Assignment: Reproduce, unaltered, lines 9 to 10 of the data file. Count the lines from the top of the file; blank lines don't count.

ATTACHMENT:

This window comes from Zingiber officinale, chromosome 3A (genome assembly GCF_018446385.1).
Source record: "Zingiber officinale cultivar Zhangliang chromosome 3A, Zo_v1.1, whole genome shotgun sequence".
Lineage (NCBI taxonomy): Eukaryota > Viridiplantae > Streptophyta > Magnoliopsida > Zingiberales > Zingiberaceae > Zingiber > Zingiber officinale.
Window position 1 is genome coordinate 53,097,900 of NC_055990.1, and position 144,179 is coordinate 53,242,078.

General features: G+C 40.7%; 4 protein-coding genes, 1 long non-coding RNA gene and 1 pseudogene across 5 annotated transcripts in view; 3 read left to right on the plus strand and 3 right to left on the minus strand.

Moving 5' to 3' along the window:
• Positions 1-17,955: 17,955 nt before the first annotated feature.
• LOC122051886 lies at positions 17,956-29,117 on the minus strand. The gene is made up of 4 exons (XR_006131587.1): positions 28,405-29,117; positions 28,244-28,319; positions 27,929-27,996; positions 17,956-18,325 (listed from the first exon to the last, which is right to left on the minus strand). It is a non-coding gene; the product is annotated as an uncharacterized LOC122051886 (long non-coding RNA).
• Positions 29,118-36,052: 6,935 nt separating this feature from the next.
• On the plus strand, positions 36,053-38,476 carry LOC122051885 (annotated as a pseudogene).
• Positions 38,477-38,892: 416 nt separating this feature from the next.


• Positions 29,118-36,052: 6,935 nt separating this feature from the next.
• On the plus strand, positions 36,053-38,476 carry LOC122051885 (annotated as a pseudogene).